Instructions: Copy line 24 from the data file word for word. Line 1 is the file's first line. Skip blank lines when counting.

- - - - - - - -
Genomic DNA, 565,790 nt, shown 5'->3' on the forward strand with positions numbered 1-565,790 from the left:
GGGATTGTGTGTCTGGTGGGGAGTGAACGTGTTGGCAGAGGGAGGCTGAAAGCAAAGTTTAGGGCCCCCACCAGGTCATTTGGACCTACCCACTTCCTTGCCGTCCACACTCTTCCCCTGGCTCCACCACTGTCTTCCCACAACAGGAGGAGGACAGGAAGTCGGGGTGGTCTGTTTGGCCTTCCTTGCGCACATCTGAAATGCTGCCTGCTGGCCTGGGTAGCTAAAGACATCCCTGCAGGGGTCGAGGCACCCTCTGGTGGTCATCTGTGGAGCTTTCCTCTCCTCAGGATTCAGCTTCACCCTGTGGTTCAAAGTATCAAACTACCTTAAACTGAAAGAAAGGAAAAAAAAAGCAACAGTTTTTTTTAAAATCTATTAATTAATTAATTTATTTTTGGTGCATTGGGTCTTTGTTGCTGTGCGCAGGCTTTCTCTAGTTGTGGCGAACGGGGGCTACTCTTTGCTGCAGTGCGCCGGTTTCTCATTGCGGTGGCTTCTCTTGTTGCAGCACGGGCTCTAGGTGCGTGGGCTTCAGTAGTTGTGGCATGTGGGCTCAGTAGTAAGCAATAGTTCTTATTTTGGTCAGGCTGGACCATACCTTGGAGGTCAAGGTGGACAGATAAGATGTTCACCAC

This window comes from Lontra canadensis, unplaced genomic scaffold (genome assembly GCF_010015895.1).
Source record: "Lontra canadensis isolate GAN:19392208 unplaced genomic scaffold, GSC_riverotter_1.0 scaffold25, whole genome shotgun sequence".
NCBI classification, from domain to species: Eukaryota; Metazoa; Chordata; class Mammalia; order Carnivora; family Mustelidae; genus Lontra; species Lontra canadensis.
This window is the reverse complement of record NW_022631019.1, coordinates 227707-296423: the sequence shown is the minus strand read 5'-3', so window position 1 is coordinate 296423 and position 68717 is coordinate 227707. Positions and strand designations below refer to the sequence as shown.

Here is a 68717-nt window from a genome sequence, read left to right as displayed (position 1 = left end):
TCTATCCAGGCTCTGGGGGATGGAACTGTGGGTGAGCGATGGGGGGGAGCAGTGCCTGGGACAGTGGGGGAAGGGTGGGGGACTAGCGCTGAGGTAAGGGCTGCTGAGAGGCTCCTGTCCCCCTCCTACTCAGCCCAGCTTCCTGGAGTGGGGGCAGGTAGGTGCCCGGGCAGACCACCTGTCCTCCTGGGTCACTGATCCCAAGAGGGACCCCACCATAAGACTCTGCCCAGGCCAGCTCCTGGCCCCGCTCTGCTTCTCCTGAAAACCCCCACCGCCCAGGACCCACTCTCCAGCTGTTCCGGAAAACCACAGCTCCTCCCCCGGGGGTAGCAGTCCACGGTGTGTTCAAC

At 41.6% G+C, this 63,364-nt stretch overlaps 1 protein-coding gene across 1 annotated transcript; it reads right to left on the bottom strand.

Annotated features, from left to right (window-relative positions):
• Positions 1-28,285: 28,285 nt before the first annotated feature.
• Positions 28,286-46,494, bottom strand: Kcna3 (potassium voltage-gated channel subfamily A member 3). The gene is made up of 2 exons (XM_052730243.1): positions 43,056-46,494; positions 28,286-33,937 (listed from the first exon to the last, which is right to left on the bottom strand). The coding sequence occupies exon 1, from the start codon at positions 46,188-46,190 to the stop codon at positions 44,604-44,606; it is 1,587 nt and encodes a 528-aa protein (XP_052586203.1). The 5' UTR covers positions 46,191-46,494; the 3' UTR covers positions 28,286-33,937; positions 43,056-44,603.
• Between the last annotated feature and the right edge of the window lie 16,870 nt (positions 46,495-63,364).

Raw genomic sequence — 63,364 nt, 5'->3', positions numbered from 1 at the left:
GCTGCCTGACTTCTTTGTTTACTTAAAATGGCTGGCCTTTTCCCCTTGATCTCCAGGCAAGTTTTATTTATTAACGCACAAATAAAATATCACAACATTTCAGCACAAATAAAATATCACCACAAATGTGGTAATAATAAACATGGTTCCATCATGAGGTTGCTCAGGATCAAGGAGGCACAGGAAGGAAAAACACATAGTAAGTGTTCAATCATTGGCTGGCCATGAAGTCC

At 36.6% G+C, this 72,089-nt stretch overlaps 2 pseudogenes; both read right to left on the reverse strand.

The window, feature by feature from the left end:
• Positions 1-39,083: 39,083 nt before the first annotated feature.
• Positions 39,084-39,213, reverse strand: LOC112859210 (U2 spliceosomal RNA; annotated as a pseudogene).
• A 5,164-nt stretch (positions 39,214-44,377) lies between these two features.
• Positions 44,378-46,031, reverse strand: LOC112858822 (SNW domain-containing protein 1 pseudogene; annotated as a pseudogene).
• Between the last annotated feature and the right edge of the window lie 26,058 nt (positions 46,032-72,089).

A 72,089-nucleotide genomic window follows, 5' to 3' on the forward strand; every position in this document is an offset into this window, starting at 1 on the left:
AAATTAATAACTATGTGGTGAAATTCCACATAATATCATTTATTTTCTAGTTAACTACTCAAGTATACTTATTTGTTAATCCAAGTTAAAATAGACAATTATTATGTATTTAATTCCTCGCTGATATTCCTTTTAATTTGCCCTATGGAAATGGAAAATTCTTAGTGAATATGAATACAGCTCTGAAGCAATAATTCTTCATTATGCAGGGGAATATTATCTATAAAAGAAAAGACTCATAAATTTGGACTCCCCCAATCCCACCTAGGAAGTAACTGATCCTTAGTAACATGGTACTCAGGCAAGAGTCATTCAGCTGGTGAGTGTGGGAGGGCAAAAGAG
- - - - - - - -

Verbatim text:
AAATTAATAACTATGTGGTGAAATTCCACATAATATCATTTATTTTCTAGTTAACTACTCAAGTATACTTATTTGTTAATCCAAGTTAAAATAGACAATTATTATGTATTTAATTCCTCGCTGATATTCCTTTTAATTTGCCCTATGGAAATGGAAAATTCTTAGTGAATATGAATACAGCTCTGAAGCAATAATTCTTCATTATGCAGGGGAATATTATCTATAAAAGAAAAGACTCATAAATTTGGACTCCCCCAATCCCACCTAGGAAGTAACTGATCCTTAGTAACATGGTACTCAGGCAAGAGTCATTCAGCTGGTGAGTGTGGGAGGGCAAAAGAG